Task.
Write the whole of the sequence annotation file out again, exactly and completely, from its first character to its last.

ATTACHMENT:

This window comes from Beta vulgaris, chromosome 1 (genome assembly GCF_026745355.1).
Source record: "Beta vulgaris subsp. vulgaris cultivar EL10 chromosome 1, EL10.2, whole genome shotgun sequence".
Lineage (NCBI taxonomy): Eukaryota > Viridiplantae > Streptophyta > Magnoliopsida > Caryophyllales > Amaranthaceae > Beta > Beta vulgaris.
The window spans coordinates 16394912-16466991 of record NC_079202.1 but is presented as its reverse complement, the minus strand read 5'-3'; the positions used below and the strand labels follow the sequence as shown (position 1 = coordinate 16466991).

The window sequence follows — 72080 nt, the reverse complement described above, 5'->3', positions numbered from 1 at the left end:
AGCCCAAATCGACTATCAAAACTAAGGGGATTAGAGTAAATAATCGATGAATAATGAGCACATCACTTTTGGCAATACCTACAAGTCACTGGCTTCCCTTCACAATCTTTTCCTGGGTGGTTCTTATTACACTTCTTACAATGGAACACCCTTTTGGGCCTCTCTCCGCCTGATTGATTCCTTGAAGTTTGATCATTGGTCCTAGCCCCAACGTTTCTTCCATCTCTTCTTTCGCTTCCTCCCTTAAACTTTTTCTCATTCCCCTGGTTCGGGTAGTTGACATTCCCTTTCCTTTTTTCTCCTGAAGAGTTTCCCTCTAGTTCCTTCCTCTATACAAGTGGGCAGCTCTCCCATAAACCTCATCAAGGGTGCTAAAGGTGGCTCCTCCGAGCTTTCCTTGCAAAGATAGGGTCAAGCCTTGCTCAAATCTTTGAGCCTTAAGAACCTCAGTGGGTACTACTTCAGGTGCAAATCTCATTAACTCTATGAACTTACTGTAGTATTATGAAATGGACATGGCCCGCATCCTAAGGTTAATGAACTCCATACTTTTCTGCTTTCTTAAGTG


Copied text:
This window comes from Beta vulgaris, chromosome 1 (genome assembly GCF_026745355.1).
Source record: "Beta vulgaris subsp. vulgaris cultivar EL10 chromosome 1, EL10.2, whole genome shotgun sequence".
Lineage (NCBI taxonomy): Eukaryota > Viridiplantae > Streptophyta > Magnoliopsida > Caryophyllales > Amaranthaceae > Beta > Beta vulgaris.
The window spans coordinates 16394912-16466991 of record NC_079202.1 but is presented as its reverse complement, the minus strand read 5'-3'; the positions used below and the strand labels follow the sequence as shown (position 1 = coordinate 16466991).

The window sequence follows — 72080 nt, the reverse complement described above, 5'->3', positions numbered from 1 at the left end:
AGCCCAAATCGACTATCAAAACTAAGGGGATTAGAGTAAATAATCGATGAATAATGAGCACATCACTTTTGGCAATACCTACAAGTCACTGGCTTCCCTTCACAATCTTTTCCTGGGTGGTTCTTATTACACTTCTTACAATGGAACACCCTTTTGGGCCTCTCTCCGCCTGATTGATTCCTTGAAGTTTGATCATTGGTCCTAGCCCCAACGTTTCTTCCATCTCTTCTTTCGCTTCCTCCCTTAAACTTTTTCTCATTCCCCTGGTTCGGGTAGTTGACATTCCCTTTCCTTTTTTCTCCTGAAGAGTTTCCCTCTAGTTCCTTCCTCTATACAAGTGGGCAGCTCTCCCATAAACCTCATCAAGGGTGCTAAAGGTGGCTCCTCCGAGCTTTCCTTGCAAAGATAGGGTCAAGCCTTGCTCAAATCTTTGAGCCTTAAGAACCTCAGTGGGTACTACTTCAGGTGCAAATCTCATTAACTCTATGAACTTACTGTAGTATTATGAAATGGACATGGCCCGCATCCTAAGGTTAATGAACTCCATACTTTTCTGCTTTCTTAAGTG